On Wednesday, HP had more bad news for the PC market, when it reported that sales for its Personal Systems Group for the quarter ending July 31 fell year over year by 10 percent to $8.6 billion. The consumer segment dropped 12 percent while the commercial segment declined 9 percent. Sales for the related Imaging and Printing Group sales were down 3 percent to $6 billion.
Otherwise, HP ended up taking a $8.9 billion loss for the quarter. A big chunk of that -- $8 billion-- came in the form of a write-down on impairment of goodwill in its services division. Goodwill typically refers to non-tangible assets such as brand strength and business profile that go into calculating a company's total value. The writedown came in the wake of HP's $13.9 billion purchase of services company EDS. But goodwill aside, total sales for HP also fell, by 5 percent to $29.7 billion.
HP shares were hit by the bad news and on Friday continued to slump, dropping $0.07 to $17.56 in late afternoon trading. However, Dell edged up by $0.03 to $11.27 as markets looked up for the day. Computer stocks on the Nasdaq were up in aggregate by 0.41 percent as the broader S&P 500 index rose by 0.72 percent to hit 1,411.63 and the Dow Jones Industrial Average moved up by .58 percent to reach 13,163.75.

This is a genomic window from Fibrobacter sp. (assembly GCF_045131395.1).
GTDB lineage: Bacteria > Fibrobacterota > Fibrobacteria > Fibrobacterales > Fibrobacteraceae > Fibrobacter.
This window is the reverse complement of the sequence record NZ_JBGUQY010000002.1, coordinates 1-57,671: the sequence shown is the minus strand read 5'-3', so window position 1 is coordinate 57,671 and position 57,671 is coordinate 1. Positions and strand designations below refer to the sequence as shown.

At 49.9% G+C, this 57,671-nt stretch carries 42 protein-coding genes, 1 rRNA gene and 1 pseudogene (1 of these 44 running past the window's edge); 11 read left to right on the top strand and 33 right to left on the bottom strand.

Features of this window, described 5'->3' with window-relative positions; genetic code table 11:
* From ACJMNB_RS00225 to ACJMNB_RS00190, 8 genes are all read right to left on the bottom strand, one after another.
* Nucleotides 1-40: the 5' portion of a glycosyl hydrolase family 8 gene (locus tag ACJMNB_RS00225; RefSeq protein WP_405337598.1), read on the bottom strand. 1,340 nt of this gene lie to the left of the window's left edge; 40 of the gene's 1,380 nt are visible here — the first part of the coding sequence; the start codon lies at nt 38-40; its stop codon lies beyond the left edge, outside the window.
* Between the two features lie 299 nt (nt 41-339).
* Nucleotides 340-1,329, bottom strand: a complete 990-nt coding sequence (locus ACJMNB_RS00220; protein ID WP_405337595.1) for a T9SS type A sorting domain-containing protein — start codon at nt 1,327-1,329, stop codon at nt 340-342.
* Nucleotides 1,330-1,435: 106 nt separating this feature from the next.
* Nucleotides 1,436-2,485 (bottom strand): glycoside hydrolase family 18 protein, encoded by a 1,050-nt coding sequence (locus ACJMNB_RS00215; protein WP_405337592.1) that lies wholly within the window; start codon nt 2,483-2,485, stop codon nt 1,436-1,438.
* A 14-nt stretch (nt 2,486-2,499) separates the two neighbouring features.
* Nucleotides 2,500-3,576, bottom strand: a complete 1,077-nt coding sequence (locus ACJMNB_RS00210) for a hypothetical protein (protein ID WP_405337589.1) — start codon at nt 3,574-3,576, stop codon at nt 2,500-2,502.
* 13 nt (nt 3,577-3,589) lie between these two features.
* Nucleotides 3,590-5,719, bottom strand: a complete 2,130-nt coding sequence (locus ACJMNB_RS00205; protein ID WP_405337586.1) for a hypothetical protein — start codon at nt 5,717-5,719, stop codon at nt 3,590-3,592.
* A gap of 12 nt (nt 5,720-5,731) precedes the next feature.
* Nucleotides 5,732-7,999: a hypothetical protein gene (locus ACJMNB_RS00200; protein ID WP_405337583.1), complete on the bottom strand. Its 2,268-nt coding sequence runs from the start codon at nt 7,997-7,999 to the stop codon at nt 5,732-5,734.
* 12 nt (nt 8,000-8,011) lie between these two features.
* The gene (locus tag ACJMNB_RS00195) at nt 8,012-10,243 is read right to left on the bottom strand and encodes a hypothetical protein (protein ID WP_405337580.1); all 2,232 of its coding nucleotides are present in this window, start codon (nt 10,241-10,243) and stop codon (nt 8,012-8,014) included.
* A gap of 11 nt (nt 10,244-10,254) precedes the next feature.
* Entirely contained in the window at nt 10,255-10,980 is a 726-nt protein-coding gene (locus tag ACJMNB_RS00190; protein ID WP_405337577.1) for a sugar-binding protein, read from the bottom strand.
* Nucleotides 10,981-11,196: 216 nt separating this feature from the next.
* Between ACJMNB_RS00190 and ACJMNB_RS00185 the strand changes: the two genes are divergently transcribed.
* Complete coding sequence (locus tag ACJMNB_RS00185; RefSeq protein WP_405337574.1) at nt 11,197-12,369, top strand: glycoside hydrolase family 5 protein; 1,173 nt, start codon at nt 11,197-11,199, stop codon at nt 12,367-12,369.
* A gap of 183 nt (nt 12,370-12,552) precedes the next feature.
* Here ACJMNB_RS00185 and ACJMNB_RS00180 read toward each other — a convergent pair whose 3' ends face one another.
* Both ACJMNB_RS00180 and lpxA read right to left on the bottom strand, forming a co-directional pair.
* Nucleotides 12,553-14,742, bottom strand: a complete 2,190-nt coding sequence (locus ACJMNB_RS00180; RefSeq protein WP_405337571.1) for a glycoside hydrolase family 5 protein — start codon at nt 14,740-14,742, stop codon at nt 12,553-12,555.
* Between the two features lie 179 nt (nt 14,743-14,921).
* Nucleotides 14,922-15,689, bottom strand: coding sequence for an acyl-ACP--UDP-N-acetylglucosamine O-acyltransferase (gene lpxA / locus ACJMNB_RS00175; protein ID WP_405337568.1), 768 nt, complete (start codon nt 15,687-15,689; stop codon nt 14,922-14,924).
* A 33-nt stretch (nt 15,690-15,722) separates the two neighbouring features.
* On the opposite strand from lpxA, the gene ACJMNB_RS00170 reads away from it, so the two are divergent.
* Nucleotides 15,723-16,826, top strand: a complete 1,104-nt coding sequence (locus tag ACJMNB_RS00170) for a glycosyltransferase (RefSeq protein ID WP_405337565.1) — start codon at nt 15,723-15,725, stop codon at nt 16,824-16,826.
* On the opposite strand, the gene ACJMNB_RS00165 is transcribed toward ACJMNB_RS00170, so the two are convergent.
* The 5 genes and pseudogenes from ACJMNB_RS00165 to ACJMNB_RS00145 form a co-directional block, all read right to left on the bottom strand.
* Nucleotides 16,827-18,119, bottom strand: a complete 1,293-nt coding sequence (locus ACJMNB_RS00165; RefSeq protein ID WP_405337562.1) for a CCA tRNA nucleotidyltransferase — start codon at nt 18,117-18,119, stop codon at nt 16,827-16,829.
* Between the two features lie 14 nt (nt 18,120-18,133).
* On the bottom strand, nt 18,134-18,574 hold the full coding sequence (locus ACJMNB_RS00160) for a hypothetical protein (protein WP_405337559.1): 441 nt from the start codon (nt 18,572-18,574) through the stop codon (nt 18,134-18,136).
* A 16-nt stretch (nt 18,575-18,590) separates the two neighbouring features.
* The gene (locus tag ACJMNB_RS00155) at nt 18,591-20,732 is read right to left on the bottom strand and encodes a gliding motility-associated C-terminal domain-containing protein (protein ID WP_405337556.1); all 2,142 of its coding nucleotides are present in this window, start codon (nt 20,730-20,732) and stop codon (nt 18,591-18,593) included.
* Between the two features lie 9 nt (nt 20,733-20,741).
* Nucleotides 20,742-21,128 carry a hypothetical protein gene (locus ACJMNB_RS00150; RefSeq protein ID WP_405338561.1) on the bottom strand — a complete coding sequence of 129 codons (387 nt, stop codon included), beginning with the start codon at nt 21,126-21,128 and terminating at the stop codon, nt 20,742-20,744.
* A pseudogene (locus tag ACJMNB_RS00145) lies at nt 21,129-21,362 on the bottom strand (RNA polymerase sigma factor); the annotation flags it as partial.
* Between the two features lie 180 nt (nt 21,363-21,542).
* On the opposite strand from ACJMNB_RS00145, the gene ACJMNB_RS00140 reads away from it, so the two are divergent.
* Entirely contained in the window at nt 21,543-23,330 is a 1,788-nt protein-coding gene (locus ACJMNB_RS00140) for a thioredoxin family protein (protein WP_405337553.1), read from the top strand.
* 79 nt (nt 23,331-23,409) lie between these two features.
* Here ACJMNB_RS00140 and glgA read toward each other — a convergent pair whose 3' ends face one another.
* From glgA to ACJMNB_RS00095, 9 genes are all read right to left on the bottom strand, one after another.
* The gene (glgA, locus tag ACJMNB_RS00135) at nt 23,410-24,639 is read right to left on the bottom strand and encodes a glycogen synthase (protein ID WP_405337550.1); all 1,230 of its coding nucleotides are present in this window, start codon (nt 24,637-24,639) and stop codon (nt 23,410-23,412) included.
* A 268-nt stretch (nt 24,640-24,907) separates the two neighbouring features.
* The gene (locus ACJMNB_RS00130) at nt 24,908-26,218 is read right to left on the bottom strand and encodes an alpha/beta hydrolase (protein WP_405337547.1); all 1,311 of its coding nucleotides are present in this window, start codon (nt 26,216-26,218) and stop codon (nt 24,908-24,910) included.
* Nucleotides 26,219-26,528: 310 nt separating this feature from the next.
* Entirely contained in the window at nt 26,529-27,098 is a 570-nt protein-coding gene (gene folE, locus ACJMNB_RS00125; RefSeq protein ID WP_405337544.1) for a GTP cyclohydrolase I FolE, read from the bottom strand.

The uptick was ascribed by market analysts to a letter that U.S. Federal Reserve chief Ben Bernanke wrote to California Republican Darrell Issa, the chairman of the House Oversight and Government Reform Committee, in which he said, "there is scope for further action by the Federal Reserve to ease financial conditions and strengthen the recovery."
The letter, written in response to questions and made public, also said that prior Fed actions to boost the economy, which included purchasing trillions of dollars in securities, "helped to promote a stronger recovery than otherwise would have occurred, and to forestall the possibility of a slide into deflation."
Until there is some stability in the economy, however, IT purchases, especially in the consumer arena, are bound to stay under pressure.